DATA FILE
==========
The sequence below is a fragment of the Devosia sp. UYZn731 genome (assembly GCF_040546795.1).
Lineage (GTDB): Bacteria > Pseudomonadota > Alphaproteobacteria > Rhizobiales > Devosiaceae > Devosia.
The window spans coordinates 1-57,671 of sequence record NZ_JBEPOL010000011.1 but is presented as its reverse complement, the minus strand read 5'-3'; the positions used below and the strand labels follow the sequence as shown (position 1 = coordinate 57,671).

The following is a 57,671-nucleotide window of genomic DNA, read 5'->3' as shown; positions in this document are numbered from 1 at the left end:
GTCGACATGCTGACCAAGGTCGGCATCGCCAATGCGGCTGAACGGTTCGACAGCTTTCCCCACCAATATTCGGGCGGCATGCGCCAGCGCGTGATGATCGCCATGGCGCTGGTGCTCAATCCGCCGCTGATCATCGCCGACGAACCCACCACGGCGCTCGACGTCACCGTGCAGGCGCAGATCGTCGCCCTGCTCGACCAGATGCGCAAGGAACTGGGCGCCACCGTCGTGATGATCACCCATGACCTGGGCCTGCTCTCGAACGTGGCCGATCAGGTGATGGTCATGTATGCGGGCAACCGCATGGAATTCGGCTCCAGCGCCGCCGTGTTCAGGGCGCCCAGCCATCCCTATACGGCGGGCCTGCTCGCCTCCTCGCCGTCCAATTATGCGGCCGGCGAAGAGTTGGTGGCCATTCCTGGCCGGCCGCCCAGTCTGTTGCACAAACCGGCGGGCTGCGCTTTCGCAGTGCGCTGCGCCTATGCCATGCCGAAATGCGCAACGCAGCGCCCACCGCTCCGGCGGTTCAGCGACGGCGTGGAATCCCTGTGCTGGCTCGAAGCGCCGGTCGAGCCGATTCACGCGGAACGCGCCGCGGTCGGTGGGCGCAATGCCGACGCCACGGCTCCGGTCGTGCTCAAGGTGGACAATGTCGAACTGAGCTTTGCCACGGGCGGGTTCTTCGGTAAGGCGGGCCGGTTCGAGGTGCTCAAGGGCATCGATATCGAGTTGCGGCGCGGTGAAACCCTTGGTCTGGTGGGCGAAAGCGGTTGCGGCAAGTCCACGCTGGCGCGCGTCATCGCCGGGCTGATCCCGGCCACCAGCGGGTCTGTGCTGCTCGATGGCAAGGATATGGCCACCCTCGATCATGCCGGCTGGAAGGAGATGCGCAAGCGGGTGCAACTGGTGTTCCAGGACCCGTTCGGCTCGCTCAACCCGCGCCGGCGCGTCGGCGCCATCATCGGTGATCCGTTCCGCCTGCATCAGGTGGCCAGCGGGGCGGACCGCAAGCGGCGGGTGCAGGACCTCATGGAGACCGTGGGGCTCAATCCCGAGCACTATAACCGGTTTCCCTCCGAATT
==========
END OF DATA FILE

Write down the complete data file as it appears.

The sequence below is a fragment of the Devosia sp. UYZn731 genome (assembly GCF_040546795.1).
Lineage (GTDB): Bacteria > Pseudomonadota > Alphaproteobacteria > Rhizobiales > Devosiaceae > Devosia.
The window spans coordinates 1-57,671 of sequence record NZ_JBEPOL010000011.1 but is presented as its reverse complement, the minus strand read 5'-3'; the positions used below and the strand labels follow the sequence as shown (position 1 = coordinate 57,671).

The following is a 57,671-nucleotide window of genomic DNA, read 5'->3' as shown; positions in this document are numbered from 1 at the left end:
GTCGACATGCTGACCAAGGTCGGCATCGCCAATGCGGCTGAACGGTTCGACAGCTTTCCCCACCAATATTCGGGCGGCATGCGCCAGCGCGTGATGATCGCCATGGCGCTGGTGCTCAATCCGCCGCTGATCATCGCCGACGAACCCACCACGGCGCTCGACGTCACCGTGCAGGCGCAGATCGTCGCCCTGCTCGACCAGATGCGCAAGGAACTGGGCGCCACCGTCGTGATGATCACCCATGACCTGGGCCTGCTCTCGAACGTGGCCGATCAGGTGATGGTCATGTATGCGGGCAACCGCATGGAATTCGGCTCCAGCGCCGCCGTGTTCAGGGCGCCCAGCCATCCCTATACGGCGGGCCTGCTCGCCTCCTCGCCGTCCAATTATGCGGCCGGCGAAGAGTTGGTGGCCATTCCTGGCCGGCCGCCCAGTCTGTTGCACAAACCGGCGGGCTGCGCTTTCGCAGTGCGCTGCGCCTATGCCATGCCGAAATGCGCAACGCAGCGCCCACCGCTCCGGCGGTTCAGCGACGGCGTGGAATCCCTGTGCTGGCTCGAAGCGCCGGTCGAGCCGATTCACGCGGAACGCGCCGCGGTCGGTGGGCGCAATGCCGACGCCACGGCTCCGGTCGTGCTCAAGGTGGACAATGTCGAACTGAGCTTTGCCACGGGCGGGTTCTTCGGTAAGGCGGGCCGGTTCGAGGTGCTCAAGGGCATCGATATCGAGTTGCGGCGCGGTGAAACCCTTGGTCTGGTGGGCGAAAGCGGTTGCGGCAAGTCCACGCTGGCGCGCGTCATCGCCGGGCTGATCCCGGCCACCAGCGGGTCTGTGCTGCTCGATGGCAAGGATATGGCCACCCTCGATCATGCCGGCTGGAAGGAGATGCGCAAGCGGGTGCAACTGGTGTTCCAGGACCCGTTCGGCTCGCTCAACCCGCGCCGGCGCGTCGGCGCCATCATCGGTGATCCGTTCCGCCTGCATCAGGTGGCCAGCGGGGCGGACCGCAAGCGGCGGGTGCAGGACCTCATGGAGACCGTGGGGCTCAATCCCGAGCACTATAACCGGTTTCCCTCCGAATT